Joker – Remember…That’s Life – Review by Jude Yawson

Rating: 4.5/5 

Runtime: 2H 2M

Director: Todd Phillips

Production Company: Warner Bros, DC Films, Village Roadshow Pictures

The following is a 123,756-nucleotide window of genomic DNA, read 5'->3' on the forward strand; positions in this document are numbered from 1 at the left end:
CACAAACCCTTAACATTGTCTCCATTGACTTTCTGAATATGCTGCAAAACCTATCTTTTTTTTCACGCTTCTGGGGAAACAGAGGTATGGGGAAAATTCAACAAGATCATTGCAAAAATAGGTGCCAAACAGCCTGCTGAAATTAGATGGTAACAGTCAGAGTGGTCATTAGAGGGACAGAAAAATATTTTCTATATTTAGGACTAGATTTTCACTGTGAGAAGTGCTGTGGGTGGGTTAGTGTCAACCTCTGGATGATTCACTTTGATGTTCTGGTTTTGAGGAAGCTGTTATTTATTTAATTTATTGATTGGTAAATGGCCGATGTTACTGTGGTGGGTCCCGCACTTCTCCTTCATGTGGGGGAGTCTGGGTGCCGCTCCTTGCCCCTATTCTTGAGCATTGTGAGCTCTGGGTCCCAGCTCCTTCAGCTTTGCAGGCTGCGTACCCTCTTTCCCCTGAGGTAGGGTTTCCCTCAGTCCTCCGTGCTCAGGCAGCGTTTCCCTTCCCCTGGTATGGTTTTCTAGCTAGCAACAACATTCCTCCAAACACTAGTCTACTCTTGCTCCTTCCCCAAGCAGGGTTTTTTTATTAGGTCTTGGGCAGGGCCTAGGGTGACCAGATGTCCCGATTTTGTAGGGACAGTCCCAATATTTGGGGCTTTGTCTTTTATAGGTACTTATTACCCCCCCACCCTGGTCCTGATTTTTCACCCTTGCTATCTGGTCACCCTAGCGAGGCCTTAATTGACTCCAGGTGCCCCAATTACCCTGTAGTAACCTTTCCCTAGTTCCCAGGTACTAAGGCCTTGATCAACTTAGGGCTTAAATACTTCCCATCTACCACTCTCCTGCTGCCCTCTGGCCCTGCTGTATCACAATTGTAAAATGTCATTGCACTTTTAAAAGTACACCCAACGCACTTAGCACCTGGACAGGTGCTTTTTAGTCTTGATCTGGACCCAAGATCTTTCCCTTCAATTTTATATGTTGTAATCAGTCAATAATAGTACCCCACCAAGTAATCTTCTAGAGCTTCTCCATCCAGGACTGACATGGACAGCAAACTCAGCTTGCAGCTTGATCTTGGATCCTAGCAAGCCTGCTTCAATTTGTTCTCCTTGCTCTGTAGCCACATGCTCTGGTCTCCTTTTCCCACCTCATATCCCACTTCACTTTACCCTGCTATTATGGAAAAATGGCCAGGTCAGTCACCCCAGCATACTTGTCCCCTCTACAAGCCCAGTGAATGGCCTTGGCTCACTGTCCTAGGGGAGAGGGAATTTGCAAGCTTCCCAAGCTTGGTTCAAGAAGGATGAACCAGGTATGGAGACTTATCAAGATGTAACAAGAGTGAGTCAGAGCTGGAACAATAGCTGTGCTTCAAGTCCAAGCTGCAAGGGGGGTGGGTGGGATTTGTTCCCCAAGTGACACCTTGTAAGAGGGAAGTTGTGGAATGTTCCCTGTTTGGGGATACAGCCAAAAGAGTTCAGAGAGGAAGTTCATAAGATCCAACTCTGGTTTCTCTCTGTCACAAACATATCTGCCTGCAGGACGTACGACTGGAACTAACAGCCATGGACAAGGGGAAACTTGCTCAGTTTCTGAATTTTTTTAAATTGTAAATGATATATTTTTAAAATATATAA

A stark contrast of surroundings illuminates Arthur Fleck (Joaquin Phoenix) as he sits in front of a mirror applying his infamous face mask. A zooming camera shot hints toward surrounding activity, a working days score of everyday noises ambience in chatter, card games and radio play, and the odd man himself, Arthur, who is not engaged with anything except his own face. He looks a lonely and pitiful figure. A clown, literally and by curse, who aspires to be a comedian while remaining the brunt of everyone’s jokes. The visceral camera focus and sullen tone of Gotham only enthuse the perception of this man’s loneliness and glaring weirdness from the moment the film begins. But most importantly it keeps you fixated on this individual’s story and asks you to watch. For me, the Joker is a film that asks you to take a look at yourself and how you reflect and impact other people’s lives. From the beginning, it is prompting you to consider “what is wrong with this guy?” by the end of the film you may be thinking “what is wrong with people?” and more importantly, questioning how you treat them. Having watched the film twice now, I understand why it led me to feel that way and I wanted to dive into its creation by expanding on the words of the creators themselves.